A momentary relapse, for Munster were relentless. Conway, with the socks rolled around his ankles, and exhibiting all his footballing skills, read Veaninu’s grubber and turned defence into attack, bursting into the space the Leicester fullback had left unoccupied. George Ford tracked him down, but Munster recycled, eventually forcing a penalty in front of the posts. Keatley happily obliged.

Leicester aren’t the side they once were, and Munster weren’t prepared to let them find their bearings in this game. Marshall was unfaltering in his work-rate, O’Mahony left his mark all over the breakdown and Cloete’s dynamic ball-carrying was striking. And that was just the pack. They were ferocious.

Passion, energy and an uncompromising desire to win. The way it should be.

Conor Murray and Conway showed a telepathic understanding down the right, the latter leaping into the biting night sky on more than one occasion to steal the ever-effective box-kick.

And in defence, Munster stood firm every time Leicester threatened; each turnover, steal or clearing kick greeted with an almighty roar from the stands only bettered by when the hosts stretched their lead further.

The breakthrough try came after 20 minutes. Good, straight lines of running was matched with quick phases of shorter ball and when Murray injected a bit of venom to the attack, Marshall picked the gap and bundled through. The hooker, although initially fumbling before regaining control, showed good strength to finish from close range.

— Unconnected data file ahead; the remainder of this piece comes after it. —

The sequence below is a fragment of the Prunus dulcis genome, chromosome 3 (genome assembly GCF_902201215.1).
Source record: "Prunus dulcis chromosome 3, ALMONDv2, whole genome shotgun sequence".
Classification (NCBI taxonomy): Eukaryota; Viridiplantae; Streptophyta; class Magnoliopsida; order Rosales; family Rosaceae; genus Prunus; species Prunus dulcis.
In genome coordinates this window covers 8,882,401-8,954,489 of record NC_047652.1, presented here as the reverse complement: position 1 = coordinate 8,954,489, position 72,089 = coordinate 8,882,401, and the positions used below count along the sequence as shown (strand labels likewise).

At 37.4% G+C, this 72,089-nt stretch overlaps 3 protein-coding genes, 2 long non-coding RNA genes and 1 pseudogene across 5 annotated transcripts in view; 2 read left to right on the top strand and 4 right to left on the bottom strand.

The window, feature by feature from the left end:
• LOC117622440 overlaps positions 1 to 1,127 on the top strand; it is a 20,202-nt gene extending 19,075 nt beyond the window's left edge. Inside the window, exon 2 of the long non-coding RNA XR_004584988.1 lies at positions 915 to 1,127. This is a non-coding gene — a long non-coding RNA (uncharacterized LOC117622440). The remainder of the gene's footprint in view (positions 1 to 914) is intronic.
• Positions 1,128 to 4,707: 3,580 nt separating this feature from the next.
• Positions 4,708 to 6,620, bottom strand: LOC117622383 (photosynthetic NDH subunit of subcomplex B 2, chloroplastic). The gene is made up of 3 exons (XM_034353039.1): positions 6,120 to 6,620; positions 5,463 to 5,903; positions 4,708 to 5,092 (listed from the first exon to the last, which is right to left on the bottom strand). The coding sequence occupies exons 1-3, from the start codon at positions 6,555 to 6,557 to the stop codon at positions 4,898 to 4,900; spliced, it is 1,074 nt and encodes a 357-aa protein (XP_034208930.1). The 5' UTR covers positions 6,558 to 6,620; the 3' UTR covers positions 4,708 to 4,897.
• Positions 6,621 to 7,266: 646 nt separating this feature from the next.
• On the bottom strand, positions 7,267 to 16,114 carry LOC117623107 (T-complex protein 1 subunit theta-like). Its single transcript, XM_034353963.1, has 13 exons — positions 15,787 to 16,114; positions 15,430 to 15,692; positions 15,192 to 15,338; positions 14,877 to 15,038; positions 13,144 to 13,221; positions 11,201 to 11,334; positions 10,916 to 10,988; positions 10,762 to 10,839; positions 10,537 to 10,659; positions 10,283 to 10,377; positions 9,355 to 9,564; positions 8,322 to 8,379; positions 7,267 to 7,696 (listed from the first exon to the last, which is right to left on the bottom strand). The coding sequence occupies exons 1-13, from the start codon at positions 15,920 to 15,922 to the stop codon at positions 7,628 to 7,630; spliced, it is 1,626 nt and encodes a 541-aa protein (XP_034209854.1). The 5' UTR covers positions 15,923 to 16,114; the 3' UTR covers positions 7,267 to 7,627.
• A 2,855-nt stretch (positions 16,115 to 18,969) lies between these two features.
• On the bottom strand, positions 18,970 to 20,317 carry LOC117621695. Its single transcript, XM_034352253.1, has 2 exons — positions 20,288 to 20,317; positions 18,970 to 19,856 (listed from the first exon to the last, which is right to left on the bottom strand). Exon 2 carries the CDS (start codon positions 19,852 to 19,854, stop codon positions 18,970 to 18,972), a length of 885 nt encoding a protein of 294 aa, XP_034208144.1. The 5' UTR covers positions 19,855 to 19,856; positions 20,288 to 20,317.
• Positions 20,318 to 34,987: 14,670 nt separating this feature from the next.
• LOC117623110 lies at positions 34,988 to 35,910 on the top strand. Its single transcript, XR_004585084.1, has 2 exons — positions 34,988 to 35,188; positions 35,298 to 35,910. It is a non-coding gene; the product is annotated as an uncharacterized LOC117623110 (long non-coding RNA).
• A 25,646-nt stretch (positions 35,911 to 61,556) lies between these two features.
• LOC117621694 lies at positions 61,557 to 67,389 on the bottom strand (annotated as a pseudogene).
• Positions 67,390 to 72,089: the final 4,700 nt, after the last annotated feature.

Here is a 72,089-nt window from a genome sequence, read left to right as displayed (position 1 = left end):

Rhys Marshall scores a try Marshall bundled over for Munster's first try. Source: Tommy Dickson/INPHO

Matt O’Connor was left shaking his head, but it was only to get worse for his side. O’Mahony poached the ball on the ground on this near touchline and then Keatley pinned Leicester back for their troubles with a perfectly-executed kick.

The out-half is no doubt playing the best rugby of his career, and the confidence and conviction with which he pulled the strings behind the scrum was a major factor in the outcome of this contest.


Get closer to the stories that matter with exclusive analysis, insight and debate in The42 Membership.

Become a Member

Keatley’s return to form, and reinvention into the ballplaying 10 he always had the potential to be, has been one of the stories of the season. Everything he did was perfect, including the delicate chip in behind for Zebo’s score.

The vision was only bettered by the execution, and although the bounce of the ball was favourable for Zebo, it was the luck he deserved; rewind 24 months and it would have been a different outcome, if Keatley had even attempted the move in the first place.

Game over, Munster pulling out of sight. There was no let-up.

Tempers briefly flared in the trenches, Tom Youngs perhaps a little fortunate to escape punishment for neckrolling Cloete on the deck, but at least it reminded us that this was once the pre-eminent rivalry in the competition.

Ford belatedly got the Tigers on the board after they had knocked on the Munster door to no avail, but down the other end, Keatley instantly restored the 20-point advantage heading into the break.